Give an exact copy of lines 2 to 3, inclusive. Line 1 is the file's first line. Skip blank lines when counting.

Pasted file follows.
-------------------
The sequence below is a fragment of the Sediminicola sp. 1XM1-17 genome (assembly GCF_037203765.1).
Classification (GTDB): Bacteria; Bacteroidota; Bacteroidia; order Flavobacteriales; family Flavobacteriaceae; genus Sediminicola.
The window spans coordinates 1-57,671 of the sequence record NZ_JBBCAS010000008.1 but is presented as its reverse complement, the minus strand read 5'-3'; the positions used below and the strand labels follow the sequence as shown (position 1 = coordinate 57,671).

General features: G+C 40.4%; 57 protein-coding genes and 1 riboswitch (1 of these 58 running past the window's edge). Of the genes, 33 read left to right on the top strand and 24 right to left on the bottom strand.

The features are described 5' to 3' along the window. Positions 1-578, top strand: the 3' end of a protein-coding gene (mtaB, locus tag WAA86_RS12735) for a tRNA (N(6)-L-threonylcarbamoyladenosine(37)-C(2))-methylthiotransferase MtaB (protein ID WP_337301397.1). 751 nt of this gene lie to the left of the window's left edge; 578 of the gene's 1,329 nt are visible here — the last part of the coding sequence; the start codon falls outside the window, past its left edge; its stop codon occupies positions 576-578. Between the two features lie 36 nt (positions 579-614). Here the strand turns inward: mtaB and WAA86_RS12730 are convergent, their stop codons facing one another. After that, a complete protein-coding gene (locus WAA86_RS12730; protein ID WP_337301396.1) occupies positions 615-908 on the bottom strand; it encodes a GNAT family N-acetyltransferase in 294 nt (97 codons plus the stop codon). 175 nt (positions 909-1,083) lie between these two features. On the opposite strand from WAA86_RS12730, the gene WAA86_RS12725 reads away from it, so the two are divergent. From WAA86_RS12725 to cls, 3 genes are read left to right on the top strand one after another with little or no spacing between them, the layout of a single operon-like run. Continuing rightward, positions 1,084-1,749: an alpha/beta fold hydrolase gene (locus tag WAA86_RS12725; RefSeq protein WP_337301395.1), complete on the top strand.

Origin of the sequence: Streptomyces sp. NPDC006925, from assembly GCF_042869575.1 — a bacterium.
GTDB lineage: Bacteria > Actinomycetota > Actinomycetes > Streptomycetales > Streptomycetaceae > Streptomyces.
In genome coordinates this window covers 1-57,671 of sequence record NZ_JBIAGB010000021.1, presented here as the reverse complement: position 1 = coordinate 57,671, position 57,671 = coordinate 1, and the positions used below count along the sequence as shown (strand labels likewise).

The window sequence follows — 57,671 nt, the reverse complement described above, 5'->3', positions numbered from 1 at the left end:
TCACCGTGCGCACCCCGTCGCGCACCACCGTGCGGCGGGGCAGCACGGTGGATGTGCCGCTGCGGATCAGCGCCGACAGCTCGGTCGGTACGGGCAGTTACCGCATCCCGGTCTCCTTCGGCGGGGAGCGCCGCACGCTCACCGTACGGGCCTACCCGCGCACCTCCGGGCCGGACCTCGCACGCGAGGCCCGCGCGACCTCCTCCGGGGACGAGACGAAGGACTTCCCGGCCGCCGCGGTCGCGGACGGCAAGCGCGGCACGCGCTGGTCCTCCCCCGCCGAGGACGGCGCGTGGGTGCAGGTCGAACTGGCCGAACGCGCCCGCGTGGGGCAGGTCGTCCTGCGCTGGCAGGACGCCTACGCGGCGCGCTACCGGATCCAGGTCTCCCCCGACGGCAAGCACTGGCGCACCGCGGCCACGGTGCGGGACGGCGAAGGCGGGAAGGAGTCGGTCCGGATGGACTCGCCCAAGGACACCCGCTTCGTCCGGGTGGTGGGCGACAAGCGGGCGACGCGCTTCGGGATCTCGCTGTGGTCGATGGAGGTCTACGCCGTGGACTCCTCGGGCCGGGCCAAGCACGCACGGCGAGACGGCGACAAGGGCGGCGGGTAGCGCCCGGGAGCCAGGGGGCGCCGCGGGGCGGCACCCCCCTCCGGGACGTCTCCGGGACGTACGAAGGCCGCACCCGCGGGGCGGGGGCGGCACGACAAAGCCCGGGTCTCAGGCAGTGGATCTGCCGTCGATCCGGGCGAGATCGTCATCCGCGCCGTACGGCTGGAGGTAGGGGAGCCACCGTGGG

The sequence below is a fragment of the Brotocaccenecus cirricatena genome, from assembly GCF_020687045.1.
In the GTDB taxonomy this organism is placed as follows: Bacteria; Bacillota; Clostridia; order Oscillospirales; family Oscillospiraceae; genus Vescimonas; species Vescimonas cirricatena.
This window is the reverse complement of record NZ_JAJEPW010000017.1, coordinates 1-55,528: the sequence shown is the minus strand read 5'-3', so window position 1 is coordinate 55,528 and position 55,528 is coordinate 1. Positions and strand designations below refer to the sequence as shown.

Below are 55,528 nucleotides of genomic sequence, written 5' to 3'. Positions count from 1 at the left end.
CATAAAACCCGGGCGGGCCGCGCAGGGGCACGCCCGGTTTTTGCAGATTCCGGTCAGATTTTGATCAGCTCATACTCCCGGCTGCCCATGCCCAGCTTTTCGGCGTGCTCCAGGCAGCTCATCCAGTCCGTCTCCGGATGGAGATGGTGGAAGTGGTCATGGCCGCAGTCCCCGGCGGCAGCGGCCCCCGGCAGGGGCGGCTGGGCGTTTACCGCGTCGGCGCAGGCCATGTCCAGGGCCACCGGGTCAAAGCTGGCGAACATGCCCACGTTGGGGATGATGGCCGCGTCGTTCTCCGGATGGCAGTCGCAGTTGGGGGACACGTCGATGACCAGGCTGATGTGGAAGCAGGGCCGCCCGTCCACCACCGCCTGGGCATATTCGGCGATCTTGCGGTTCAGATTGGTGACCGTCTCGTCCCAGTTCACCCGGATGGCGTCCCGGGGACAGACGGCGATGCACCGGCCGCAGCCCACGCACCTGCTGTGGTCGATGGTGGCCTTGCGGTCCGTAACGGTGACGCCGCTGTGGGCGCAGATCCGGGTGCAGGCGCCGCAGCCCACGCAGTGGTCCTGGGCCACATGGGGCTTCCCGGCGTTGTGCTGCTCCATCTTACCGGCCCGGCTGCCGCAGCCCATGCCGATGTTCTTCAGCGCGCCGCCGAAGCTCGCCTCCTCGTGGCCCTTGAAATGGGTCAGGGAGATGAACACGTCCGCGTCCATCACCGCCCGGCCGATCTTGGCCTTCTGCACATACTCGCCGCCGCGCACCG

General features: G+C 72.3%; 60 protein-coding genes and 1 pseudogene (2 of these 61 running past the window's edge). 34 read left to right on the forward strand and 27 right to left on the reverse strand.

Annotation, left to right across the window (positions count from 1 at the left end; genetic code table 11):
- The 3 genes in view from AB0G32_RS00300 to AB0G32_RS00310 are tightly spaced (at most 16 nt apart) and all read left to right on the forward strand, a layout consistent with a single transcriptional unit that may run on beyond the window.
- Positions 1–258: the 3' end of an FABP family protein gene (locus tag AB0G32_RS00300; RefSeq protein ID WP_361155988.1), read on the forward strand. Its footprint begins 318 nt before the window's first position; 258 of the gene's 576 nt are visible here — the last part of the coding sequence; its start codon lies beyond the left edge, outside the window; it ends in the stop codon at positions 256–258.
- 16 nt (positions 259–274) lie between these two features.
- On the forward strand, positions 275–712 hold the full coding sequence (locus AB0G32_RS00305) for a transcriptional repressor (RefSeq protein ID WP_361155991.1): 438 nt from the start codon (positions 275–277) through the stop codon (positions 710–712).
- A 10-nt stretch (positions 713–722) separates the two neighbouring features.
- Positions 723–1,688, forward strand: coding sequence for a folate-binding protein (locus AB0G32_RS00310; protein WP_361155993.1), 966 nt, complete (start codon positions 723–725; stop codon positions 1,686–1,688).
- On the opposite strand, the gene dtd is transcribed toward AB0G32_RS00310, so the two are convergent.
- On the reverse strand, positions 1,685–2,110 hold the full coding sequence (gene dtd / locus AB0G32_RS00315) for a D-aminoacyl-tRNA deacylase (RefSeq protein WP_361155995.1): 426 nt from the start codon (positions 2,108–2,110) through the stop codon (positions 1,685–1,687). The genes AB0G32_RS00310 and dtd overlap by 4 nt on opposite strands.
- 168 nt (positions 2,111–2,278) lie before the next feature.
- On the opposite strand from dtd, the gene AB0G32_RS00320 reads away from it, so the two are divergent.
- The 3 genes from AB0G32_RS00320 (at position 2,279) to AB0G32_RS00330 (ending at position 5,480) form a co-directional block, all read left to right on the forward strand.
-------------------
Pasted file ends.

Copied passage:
Classification (GTDB): Bacteria; Bacteroidota; Bacteroidia; order Flavobacteriales; family Flavobacteriaceae; genus Sediminicola.
The window spans coordinates 1-57,671 of the sequence record NZ_JBBCAS010000008.1 but is presented as its reverse complement, the minus strand read 5'-3'; the positions used below and the strand labels follow the sequence as shown (position 1 = coordinate 57,671).